I recalled living in an international student dorm in high school, when all the South American girls were asked to help with everyone else’s hair and choice of outfit. They stand out effortlessly, leaving the rest of us girls insanely jealous.
James said that’s a pretty good idea. Then he asked me: “How did you find out about Claudia?”
“The Ask Altucher Show. I listened to it nearly everyday. I love how you co-host the show.” I said.
“Interesting. Why Claudia?”
“I was looking for strong women who are willing to share their stories. Have you noticed how difficult it is to find women who want to speak up and be podcast guests?” I asked, a podcaster for only 6 months.
James eyes widened: “On my god, that’s so true! Men just lined up one after another. Women are often very hesitant.”
It was time for the entire group of 40 people to share their ideas with one another. People began raising their hands without being prompted.
Very few people in the room had worked together on a project. In one short hour, they listened, they collaborated.
They became a team.
Before we knew it, an hour has passed. The session came to an end. Everyone thanked Claudia. Some stayed to ask more questions.
I peeked at James, who couldn’t look more proud of Claudia. To me, they were the cutest Power Couple, who spark ideas in one another and continue to grow every day.
Lunch was next and my producer instinct kicked in. I began to worry because I saw no restaurant in sight on my way in and I was too focused on the session to research on Yelp.
James was completely relaxed and directed us to an Argentinian restaurant right around the corner. The atmosphere was perfect and the food was outstanding.
How random, I thought. It was Claudia’s first time to the restaurant that happens to be Argentinian. She confidently ordered her food that sounded delicious. “I will have what she’s having please.” I smiled at the waiter.
“Why did you start your podcast Fei?” Claudia asked me, anticipating a story as I sure had one.
“I read James’ Choose Yourself, and I chose myself.” I said.
“Good answer!” Claudia smiled.
“Well, there’s more. I wanted to start something on my own.”
“That’s interesting!” James said. Then the magic moment happened. He pulled out a waiter pad, some papers had already begun to fall out, and wrote down start something on my own.
I looked puzzled. So was everyone else.
“This is a powerful thing.” James went on explaining, “So many people want to start something, but they are always waiting for someone else, and all the stars to line up, but you went ahead and did your thing.”
“Yes!” I couldn’t hide the excitement in my voice. “I learned so much along the way. I could add and subtract too instead of imaging all the things I may or may not need. I took actions and more importantly, I shipped! It was very scary and made me feel vulnerable. I’m glad I did, otherwise we wouldn’t be here.”
Lunch flew by too quickly. More ideas sparkled. I asked James to consider writing about a few topics and he wrote them down on his notepad. It made me want to have that exact notepad.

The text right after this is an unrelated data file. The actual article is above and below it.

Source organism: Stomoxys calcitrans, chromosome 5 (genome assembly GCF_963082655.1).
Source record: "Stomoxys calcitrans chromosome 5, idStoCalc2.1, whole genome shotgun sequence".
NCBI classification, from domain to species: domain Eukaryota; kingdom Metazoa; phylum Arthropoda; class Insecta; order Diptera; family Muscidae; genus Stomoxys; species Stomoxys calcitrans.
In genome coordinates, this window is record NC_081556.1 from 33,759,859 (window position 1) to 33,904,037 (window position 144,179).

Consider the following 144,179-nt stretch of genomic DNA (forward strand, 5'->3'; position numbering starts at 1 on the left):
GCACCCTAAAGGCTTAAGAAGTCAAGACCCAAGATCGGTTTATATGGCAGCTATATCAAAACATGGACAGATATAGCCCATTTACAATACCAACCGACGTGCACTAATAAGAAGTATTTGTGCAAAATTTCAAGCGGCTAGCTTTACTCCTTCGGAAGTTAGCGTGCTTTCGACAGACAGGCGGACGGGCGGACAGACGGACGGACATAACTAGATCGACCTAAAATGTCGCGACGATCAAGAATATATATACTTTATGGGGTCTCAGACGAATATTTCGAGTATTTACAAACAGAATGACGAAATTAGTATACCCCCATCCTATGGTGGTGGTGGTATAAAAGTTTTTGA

For the entire hour we sat together, James and Claudia didn’t once pull out their phones. It was one of the most mindful conversations I could remember.
I hugged them both goodbye, and said I’d see them both soon.
And I did.
Claudia Azula and James Altucher returned to Arnold Headquarters in Boston two months later on June 16th 2015. This time they greeted a crowd of 70+ people who each received Claudia’s latest book “Idea Machine” and a special gift.
Our president Pam couldn’t be there for the session and recorded a video to welcome Claudia and James.
I worked with our in-house designers and copywriters to create the one and only Idea Sex flyer. Some people liked the name. Some didn’t. But it certainly left an impression and a hashtag that’s still referenced today.
Did I mention lunch? Yeah, it worked out perfectly at Stephanie’s on Newbury. I had home court advantage. All three of us ordered the tuna tartar appetizer and we were all shocked by how amazing it was.
Saying goodbye to Claudia and James the second time was more difficult. They went from inspirations, to guests, to friends. Their work changed so many people’s lives, and I felt blessed to experience as a reader and then witness transformation in person, in action.
Claudia Azula is the author of two bestselling books: WSJ and USA Today Bestseller “The Power of No” and “Become and Idea Machine”. She is a certified yoga instructor and her book: “21 Things to Know Before Starting a Yoga Practice” was #1 on Amazon for Yoga. She has given talks at Google London and she held two workshops at Kripalu. Learn more about Claudia at http://www.claudiayoga.com
James Altucher is a trader, investor, best-selling author of 11 books, entrepreneur and podcaster. He is also one of the first Influencers on LinkedIn. His latest book “The Rich Employee” will be released on September 1st, 2015. Learn more about James at http://www.jamesaltucher.com/.